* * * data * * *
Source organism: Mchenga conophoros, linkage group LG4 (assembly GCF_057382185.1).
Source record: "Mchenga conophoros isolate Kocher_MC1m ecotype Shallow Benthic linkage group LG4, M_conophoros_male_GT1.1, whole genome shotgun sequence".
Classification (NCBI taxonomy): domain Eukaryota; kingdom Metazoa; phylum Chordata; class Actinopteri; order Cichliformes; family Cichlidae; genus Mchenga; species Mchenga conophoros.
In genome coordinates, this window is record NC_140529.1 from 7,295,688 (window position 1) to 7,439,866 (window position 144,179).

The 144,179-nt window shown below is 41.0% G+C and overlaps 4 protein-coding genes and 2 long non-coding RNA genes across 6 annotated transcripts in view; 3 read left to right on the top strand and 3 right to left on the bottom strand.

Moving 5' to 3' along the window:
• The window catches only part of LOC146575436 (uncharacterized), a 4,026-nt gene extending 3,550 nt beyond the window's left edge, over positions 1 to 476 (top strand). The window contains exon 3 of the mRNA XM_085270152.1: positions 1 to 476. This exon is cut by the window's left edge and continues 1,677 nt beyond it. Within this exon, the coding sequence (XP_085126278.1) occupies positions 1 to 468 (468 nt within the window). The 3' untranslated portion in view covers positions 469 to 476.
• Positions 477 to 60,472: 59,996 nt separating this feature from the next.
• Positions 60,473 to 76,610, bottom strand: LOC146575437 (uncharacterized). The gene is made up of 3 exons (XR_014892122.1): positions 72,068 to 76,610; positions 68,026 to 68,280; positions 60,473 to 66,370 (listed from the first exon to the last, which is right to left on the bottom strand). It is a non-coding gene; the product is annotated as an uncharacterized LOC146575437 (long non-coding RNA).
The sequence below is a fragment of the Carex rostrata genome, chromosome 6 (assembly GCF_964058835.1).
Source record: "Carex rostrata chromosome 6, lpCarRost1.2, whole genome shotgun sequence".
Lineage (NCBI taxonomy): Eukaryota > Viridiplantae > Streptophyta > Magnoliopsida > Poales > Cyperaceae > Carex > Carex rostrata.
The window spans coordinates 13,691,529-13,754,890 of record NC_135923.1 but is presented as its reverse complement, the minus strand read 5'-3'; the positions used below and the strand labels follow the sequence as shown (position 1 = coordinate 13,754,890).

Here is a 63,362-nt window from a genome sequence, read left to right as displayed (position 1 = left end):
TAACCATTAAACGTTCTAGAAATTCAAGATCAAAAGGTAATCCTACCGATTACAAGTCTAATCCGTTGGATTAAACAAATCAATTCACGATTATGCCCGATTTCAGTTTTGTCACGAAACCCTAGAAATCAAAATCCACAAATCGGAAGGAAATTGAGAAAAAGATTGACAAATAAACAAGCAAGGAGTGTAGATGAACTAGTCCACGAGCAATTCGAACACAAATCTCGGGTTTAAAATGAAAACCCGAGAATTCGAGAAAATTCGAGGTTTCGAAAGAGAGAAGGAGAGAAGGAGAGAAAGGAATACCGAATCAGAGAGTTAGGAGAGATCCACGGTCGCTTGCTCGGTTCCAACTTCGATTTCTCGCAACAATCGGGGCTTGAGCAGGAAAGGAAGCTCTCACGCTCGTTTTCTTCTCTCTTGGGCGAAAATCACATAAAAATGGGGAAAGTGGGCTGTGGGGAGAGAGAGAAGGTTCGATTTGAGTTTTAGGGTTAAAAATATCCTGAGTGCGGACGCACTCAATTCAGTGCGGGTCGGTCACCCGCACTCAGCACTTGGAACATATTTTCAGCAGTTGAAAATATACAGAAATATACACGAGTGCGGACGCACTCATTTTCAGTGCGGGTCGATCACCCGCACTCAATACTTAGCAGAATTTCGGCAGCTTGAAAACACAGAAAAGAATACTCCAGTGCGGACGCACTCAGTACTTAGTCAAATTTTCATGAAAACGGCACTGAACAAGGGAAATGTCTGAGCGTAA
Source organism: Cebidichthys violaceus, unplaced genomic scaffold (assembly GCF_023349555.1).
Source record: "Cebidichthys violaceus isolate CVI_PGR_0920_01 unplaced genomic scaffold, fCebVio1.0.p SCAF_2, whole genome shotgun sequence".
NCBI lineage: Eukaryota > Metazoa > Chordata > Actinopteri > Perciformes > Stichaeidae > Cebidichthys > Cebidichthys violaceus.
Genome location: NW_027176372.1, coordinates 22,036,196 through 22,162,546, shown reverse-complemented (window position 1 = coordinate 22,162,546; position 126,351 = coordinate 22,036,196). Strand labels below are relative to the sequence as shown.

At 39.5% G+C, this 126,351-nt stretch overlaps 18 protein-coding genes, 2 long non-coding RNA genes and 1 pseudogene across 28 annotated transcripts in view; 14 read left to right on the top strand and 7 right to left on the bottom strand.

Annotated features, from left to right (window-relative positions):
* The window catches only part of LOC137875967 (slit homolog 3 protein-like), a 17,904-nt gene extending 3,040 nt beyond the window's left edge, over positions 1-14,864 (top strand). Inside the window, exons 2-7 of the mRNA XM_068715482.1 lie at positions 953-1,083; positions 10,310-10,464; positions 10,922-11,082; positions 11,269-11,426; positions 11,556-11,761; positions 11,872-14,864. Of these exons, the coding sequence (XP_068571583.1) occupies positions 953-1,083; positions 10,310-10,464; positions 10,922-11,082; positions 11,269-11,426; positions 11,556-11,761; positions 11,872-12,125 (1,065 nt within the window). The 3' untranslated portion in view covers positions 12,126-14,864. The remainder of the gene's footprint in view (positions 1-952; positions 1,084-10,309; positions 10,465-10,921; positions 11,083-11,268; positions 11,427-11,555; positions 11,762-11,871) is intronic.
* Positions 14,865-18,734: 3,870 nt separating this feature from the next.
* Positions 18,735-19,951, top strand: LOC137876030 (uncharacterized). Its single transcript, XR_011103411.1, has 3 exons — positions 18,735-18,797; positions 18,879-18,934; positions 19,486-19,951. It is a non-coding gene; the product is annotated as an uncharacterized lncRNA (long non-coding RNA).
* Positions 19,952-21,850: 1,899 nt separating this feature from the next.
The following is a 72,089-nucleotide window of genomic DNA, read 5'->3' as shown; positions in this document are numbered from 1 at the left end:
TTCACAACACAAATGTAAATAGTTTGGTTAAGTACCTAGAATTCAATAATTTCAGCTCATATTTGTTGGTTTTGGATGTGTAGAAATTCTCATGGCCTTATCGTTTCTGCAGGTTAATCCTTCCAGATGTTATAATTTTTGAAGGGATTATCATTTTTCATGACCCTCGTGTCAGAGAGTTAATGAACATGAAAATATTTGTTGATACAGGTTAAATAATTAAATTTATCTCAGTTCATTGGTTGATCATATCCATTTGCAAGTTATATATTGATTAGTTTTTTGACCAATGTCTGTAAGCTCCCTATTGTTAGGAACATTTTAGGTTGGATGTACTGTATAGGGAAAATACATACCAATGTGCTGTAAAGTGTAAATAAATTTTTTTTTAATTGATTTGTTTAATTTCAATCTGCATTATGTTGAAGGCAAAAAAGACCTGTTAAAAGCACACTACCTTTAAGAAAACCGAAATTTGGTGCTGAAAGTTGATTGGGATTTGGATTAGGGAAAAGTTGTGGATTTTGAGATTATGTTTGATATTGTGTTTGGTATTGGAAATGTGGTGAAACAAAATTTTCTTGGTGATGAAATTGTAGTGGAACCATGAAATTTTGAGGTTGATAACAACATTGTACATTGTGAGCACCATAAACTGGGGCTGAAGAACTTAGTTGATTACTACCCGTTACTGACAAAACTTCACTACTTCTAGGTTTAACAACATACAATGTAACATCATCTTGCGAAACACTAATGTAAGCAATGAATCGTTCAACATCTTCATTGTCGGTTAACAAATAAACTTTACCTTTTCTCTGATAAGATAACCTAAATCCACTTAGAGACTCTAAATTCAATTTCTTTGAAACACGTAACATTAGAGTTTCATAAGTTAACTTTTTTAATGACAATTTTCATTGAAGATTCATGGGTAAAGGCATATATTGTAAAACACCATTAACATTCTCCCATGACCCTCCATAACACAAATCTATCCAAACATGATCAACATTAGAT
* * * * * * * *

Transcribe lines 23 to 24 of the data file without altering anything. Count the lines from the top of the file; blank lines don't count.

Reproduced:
* Positions 14,865-18,734: 3,870 nt separating this feature from the next.
* Positions 18,735-19,951, top strand: LOC137876030 (uncharacterized). Its single transcript, XR_011103411.1, has 3 exons — positions 18,735-18,797; positions 18,879-18,934; positions 19,486-19,951. It is a non-coding gene; the product is annotated as an uncharacterized lncRNA (long non-coding RNA).